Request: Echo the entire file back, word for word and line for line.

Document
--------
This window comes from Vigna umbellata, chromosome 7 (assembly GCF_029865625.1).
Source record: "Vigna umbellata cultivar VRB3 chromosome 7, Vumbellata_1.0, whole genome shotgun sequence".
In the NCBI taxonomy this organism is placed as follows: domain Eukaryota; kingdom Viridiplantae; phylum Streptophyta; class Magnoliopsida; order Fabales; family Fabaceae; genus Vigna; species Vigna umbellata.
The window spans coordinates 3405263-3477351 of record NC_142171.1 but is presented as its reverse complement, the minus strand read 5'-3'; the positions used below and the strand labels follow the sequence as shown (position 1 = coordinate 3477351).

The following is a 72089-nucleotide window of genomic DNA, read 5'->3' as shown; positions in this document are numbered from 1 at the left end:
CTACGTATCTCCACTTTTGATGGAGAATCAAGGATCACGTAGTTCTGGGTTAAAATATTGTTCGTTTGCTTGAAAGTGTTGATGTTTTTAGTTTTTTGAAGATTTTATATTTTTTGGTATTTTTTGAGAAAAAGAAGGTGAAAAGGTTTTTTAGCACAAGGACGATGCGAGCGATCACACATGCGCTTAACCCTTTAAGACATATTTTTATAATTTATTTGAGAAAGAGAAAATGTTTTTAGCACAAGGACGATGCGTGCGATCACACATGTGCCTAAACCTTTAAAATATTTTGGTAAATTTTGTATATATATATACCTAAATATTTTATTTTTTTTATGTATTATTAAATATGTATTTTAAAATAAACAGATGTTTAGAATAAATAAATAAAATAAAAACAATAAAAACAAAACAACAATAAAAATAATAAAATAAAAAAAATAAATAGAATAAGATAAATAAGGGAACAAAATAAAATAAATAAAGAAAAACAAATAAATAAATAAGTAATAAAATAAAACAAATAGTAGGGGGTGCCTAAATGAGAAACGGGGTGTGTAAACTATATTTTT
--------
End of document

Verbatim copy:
This window comes from Vigna umbellata, chromosome 7 (assembly GCF_029865625.1).
Source record: "Vigna umbellata cultivar VRB3 chromosome 7, Vumbellata_1.0, whole genome shotgun sequence".
In the NCBI taxonomy this organism is placed as follows: domain Eukaryota; kingdom Viridiplantae; phylum Streptophyta; class Magnoliopsida; order Fabales; family Fabaceae; genus Vigna; species Vigna umbellata.
The window spans coordinates 3405263-3477351 of record NC_142171.1 but is presented as its reverse complement, the minus strand read 5'-3'; the positions used below and the strand labels follow the sequence as shown (position 1 = coordinate 3477351).

The following is a 72089-nucleotide window of genomic DNA, read 5'->3' as shown; positions in this document are numbered from 1 at the left end:
CTACGTATCTCCACTTTTGATGGAGAATCAAGGATCACGTAGTTCTGGGTTAAAATATTGTTCGTTTGCTTGAAAGTGTTGATGTTTTTAGTTTTTTGAAGATTTTATATTTTTTGGTATTTTTTGAGAAAAAGAAGGTGAAAAGGTTTTTTAGCACAAGGACGATGCGAGCGATCACACATGCGCTTAACCCTTTAAGACATATTTTTATAATTTATTTGAGAAAGAGAAAATGTTTTTAGCACAAGGACGATGCGTGCGATCACACATGTGCCTAAACCTTTAAAATATTTTGGTAAATTTTGTATATATATATACCTAAATATTTTATTTTTTTTATGTATTATTAAATATGTATTTTAAAATAAACAGATGTTTAGAATAAATAAATAAAATAAAAACAATAAAAACAAAACAACAATAAAAATAATAAAATAAAAAAAATAAATAGAATAAGATAAATAAGGGAACAAAATAAAATAAATAAAGAAAAACAAATAAATAAATAAGTAATAAAATAAAACAAATAGTAGGGGGTGCCTAAATGAGAAACGGGGTGTGTAAACTATATTTTT